Models of the early state formation, the early state analogues, and the pathways of politogenesis.
This paper considers concrete manifestations of the multilinearity of politogenesis and the variation of its forms; it analyzes the main causes that determined the politogenetic pathway of a given society. The respective factors include the polity's size, its ecological and social environment. The politogenesis should be never reduced to the only evolutionary pathway leading to the statehood. The early state formation was only one of many versions of development of complex late archaic social systems. The author designates various complex non-state political systems as early state analogues.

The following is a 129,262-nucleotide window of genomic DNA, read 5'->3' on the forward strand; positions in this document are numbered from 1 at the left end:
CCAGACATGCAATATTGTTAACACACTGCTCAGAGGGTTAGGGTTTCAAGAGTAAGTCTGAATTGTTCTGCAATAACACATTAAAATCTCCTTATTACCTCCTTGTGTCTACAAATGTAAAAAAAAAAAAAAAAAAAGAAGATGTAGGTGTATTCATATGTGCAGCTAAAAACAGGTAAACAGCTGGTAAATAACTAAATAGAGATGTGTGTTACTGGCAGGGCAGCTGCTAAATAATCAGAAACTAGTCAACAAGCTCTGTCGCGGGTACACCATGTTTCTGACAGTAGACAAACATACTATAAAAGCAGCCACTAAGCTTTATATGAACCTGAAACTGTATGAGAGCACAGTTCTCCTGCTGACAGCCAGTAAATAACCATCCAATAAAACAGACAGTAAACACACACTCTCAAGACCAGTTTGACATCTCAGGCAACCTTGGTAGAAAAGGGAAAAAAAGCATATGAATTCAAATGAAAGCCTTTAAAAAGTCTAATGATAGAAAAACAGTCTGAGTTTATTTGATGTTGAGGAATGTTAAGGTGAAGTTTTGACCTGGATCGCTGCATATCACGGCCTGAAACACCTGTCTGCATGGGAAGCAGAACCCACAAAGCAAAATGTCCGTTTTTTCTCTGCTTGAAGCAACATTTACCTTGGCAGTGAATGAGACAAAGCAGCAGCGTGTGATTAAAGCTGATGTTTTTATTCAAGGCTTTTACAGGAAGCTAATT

The early state analogue posed a real alternative to the state for a rather long period of time, whereas in many ecologically marginal regions they could compete quite seriously with the state sometimes until recently. Thus, it was only in the final count that the state became the leading form of political organization of complex societies. The very pathways to statehood had a few versions. One may group them into two main types: ‘vertical’ and ‘horizontal’. Within the ‘vertical’ model the state formation took place in a direct way, i.e. directly from small pre-state polities to primitive statehood. Within the ‘horizontal’ model we first observe the formation of early state analogues that were quite comparable to the state as regards to their complexity, whereas later those analogues were transformed into states.